Global supply chains are under increased scrutiny and facing mounting pressure to prove they are demonstrating social responsibility.
The United States federal government recently held the President's Interagency Task Force to Monitor and Combat Trafficking in Persons annual meeting where the group outlined the steps that have been taken to minimize human trafficking cases. Last month, in the wake of unfair labor conditions in the Thailand fishing industry being uncovered, Rep. Carolyn Maloney introduced a bill requesting Congress amend the Securities Exchange Act of 1934 and require businesses to publicly release the actions taken to remove all occurrences of forced labor from supply chains.
And while lawmakers are doing what they can to address the issue of modern slavery, their efforts are of little use if the companies do not comply with their regulations.
Earlier this week, Amnesty International revealed that a number of major technology companies, including Samsung and Apple Inc., are failing to cooperate with supply chain inspections and allegedly equipping products with batteries that contain cobalt sourced from child-labor mines in the southern Democratic Republic of Congo.
Similarity, a recent survey conducted by the Chartered Institute of Procurement and Supply found that many supply chain managers in the United Kingdom are failing to adhere to the Modern Slavery Act 2015, a new policy created to address the problem of forced labor and trafficking.
The Act, which was adopted in March of last year, forces global companies generating more than $51 million to disclose what measures have been taken to eliminate modern slavery throughout supply chain operations, according to the source. The CIPS research showed that most business managers did not feel they would be able to satisfy the new policy.
In its announcement, the CIPS found 19 percent, or one in five, supply chain leaders are unfamiliar with the new requirements and 27 percent aren't clear on what specific steps should to be taken. Furthermore, 38 percent don't know when the first public disclosure statement should be released and 40 percent "have not even read the government guidance."
Unclear and ineffective government guidance
An additional issue seems to be, judging by what the supply chain managers indicated in the study's findings, a lack of definitive direction on the policies. The source added that the majority of the executives agreed they were unsure about what should be done if modern slavery was found in the company's operations which is why, perhaps, one in every four managers was unable to identify a solid measure taken to comply with the Act.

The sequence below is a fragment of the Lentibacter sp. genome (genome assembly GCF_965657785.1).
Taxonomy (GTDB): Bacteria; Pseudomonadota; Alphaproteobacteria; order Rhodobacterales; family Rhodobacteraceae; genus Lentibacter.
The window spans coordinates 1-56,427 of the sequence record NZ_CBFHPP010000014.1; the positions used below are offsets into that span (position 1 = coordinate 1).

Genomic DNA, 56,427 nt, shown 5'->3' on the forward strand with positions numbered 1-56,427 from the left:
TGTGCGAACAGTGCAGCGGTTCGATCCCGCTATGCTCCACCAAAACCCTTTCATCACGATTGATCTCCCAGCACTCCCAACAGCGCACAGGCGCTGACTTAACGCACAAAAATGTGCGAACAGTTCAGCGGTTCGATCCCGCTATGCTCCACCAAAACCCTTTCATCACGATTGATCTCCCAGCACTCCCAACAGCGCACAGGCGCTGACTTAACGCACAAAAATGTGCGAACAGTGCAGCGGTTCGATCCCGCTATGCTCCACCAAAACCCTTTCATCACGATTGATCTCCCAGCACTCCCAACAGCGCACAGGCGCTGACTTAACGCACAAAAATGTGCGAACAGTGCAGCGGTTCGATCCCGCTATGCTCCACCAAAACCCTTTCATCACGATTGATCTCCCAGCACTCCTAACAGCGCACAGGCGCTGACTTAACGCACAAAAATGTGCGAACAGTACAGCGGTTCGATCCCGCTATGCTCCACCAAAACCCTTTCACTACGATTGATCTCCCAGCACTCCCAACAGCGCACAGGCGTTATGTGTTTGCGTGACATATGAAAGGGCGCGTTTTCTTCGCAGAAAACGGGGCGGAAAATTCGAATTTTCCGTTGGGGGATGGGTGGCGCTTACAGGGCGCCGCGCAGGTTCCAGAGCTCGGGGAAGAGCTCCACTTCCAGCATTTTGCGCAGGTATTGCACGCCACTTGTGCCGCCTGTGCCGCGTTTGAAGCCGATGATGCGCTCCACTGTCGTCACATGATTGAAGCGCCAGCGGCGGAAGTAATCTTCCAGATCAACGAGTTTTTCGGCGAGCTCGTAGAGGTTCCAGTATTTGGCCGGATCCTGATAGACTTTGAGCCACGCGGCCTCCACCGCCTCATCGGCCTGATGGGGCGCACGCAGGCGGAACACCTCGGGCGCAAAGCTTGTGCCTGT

"Our findings suggest that good intent is not yet translating into action," CIPS Group CEO David Noble said in the statement. "With little motivation and no sanctions to speak of, this requirement rests on goodwill and general awareness. Consumers, communities and businesses deserve better."
Although there are currently no existing penalties for noncompliance, the survey found that 68 percent of respondents agreed that failing to adhere to the policies should result in financial and legal sanctions.
Erica Phillips, a reporter for The Wall Street Journal, pointed out that the U.K. law resembles one passed in California in 2010, which was aimed at retail and manufacturing companies accumulating more than $100 million. However, a study conducted by KnowTheChain found that 47 percent of these businesses were failing to properly release the necessary information, according to Phillips.
The research conducted by the CIPS showed that supply chain managers are also insufficient at providing workers with information on modern slavery. Less than 28 percent of companies have trained team members and partners on the subject. This is a problem, considering 25 percent of the procurement executives attributed non-compliance issues with "lack of skills."
"The Modern Slavery reporting requirement means that businesses can no longer afford to ignore slavery issues, morally and commercially," Noble explained. "If they are unable to convincingly outline the steps they are taking to eradicate human exploitation from their supply chain, they risk damaging both their reputation and their bottom line."
The source also added that the research and data gathered by the CIPS suggests that more supply chain managers would be likely to take action if, rather than relying on "goodwill and general awareness," lawmakers enforced penalties and sanctions against those that do not comply with the policy.